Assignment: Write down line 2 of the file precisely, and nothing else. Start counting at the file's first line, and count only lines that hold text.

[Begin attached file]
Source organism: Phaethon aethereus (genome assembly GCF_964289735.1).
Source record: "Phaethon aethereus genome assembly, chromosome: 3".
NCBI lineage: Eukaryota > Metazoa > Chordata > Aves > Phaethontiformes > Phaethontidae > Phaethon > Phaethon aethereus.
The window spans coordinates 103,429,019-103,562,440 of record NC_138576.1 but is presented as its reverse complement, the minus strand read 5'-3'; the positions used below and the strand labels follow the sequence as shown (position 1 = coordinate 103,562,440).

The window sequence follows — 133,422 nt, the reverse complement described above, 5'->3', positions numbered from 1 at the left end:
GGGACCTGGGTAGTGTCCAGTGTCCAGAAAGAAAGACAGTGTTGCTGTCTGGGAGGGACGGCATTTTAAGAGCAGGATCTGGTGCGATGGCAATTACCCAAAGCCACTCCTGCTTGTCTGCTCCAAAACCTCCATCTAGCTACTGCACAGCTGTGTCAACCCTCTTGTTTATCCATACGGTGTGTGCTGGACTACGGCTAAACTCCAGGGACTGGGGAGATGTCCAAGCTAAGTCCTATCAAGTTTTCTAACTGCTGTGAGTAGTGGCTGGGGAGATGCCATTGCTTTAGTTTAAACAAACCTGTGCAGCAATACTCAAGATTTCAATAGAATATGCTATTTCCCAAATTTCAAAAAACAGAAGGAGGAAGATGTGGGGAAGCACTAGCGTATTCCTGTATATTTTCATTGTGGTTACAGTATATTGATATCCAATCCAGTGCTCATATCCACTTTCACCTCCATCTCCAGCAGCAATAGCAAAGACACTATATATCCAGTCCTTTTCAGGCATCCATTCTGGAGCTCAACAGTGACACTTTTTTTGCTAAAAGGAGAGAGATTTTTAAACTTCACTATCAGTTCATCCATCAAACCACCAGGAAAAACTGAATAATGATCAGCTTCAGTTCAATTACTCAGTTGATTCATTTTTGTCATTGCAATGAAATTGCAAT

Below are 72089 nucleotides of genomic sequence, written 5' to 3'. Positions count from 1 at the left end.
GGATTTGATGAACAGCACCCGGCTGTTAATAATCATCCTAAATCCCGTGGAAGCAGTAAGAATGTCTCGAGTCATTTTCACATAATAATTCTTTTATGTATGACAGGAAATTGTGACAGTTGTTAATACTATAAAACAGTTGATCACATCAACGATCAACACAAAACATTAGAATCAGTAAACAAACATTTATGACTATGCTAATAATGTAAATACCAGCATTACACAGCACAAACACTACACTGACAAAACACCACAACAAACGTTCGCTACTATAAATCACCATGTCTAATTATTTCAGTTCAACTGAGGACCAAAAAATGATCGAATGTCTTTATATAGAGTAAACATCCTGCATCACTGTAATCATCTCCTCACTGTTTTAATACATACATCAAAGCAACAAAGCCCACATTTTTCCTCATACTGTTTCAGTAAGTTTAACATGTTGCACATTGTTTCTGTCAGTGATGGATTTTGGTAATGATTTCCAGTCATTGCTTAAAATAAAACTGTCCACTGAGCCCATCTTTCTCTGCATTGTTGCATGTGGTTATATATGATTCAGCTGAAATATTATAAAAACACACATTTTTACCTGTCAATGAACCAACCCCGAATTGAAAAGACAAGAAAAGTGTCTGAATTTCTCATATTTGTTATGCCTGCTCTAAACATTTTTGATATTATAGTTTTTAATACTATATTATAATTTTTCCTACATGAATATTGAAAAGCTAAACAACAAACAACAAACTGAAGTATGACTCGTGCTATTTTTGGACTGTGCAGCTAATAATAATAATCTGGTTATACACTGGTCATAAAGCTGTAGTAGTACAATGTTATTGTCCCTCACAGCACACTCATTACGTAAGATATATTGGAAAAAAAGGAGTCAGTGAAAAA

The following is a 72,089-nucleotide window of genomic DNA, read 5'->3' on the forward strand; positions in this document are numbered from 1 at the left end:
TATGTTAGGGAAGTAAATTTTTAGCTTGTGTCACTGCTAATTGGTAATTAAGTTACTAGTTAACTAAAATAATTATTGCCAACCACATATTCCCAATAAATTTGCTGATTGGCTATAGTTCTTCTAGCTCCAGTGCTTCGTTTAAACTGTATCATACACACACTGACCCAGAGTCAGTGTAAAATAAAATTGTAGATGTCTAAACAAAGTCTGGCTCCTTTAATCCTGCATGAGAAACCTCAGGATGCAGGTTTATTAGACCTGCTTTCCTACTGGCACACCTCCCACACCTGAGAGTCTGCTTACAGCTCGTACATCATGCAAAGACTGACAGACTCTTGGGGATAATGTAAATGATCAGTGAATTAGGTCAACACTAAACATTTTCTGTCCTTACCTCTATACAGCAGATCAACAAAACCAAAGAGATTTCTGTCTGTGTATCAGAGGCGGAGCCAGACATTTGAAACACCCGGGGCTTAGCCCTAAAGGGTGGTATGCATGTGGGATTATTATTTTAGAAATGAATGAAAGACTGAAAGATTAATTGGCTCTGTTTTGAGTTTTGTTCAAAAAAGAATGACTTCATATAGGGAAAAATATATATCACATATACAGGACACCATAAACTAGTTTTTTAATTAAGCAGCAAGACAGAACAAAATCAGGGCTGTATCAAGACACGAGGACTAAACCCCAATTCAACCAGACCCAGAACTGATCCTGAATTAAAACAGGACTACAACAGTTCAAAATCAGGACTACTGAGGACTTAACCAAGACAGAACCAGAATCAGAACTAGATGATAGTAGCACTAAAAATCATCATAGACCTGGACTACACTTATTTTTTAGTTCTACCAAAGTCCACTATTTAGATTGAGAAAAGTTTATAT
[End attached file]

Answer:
Source record: "Phaethon aethereus genome assembly, chromosome: 3".